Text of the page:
Philo of Byzantium[a] (Greek: Φίλων ὁ Βυζάντιος, Phílōn ho Byzántios, c. 280 BC – c. 220 BC), also known as Philo Mechanicus (Latin for "Philo the Engineer"), was a Greek engineer, physicist and writer on mechanics, who lived during the latter half of the 3rd century BC. Although he was from Byzantium he lived most of his life in Alexandria, Egypt. He was probably younger than Ctesibius, though some place him a century earlier.

Philo of Byzantium
Φίλων ὁ Βυζάντιος
Bornc. 280 BC
Diedc. 220 BCE
  • Engineer
  • Physician
  • Writer



Philo was the author of a large work, the Syntaxis (Μηχανική Σύνταξη, Mēkhanikḗ Sýntaxē),[b] which contained the following sections:[1]

  • Isagoge (Εἰσαγωγή, Eisagōgḗ) – Introduction (general mathematics)
  • Mochlica (Μοχλικά, Mokhliká) – Leverage (mechanics)
  • Limenopoeica (Λιμενοποιικά, Limenopoiiká) – Harbour Construction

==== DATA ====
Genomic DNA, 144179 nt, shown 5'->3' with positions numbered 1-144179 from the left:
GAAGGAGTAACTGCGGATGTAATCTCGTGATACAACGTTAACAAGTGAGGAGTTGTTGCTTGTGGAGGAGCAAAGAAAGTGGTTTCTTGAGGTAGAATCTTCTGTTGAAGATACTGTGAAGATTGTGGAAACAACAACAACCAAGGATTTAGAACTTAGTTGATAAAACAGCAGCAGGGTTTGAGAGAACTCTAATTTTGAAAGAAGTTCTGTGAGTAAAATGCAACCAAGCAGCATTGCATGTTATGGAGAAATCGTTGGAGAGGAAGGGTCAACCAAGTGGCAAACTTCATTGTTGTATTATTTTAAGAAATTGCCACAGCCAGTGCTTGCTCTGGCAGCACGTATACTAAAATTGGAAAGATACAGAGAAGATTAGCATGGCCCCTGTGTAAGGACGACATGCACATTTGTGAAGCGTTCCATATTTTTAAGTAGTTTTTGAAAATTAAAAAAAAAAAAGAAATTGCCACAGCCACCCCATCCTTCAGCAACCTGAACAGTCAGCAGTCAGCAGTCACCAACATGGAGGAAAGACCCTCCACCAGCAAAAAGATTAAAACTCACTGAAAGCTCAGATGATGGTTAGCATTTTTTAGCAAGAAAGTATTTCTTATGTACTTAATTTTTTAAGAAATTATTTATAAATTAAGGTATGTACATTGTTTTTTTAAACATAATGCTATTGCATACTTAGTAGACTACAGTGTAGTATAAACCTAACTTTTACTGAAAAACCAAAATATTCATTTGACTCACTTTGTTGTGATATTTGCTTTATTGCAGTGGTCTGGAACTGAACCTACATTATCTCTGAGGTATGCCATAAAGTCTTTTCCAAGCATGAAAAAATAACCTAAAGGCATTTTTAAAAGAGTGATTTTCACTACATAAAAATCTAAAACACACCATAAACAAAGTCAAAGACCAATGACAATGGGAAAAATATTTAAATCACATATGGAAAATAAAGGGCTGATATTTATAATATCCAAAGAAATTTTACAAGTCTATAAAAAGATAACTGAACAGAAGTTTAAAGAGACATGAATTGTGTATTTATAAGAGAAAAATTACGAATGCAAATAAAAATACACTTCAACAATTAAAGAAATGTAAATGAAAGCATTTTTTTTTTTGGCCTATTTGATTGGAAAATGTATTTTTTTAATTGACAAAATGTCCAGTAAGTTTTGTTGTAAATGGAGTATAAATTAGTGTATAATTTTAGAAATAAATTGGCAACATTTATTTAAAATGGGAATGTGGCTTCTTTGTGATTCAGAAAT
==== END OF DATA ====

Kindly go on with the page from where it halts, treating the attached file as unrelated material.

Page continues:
• Belopoeica (Βελοποιικά, Belopoiiká) – Siege Engine Construction
  • Pneumatica (Πνευματικά, Pneumatiká) – Pneumatics
  • Automatopoeica (Αὐτοματοποιητικά, Automatopoiētiká) – Automatons (mechanical toys and diversions)
  • Parasceuastica (Παρασκευαστικά, Paraskeuastiká) – Preparations (for sieges)[c]
  • Poliorcetica (Πολιορκητικά, Poliorkētiká) – Siegecraft
  • Peri Epistolon (Περὶ Ἐπιστολῶν, Perì Epistolō̂n) – On Letters (coding and hidden letters for military use)

The military sections Belopoeica and Poliorcetica are extant in Greek, detailing missiles, the construction of fortresses, provisioning, attack and defence, as are fragments of Isagoge and Automatopoeica (ed. R. Schone, 1893, with German translation in Hermann August Theodor Köchly's Griechische Kriegsschriftsteller, vol. i. 1853; E. A. Rochas d'Aiglun, Poliorcetique des Grecs, 1872).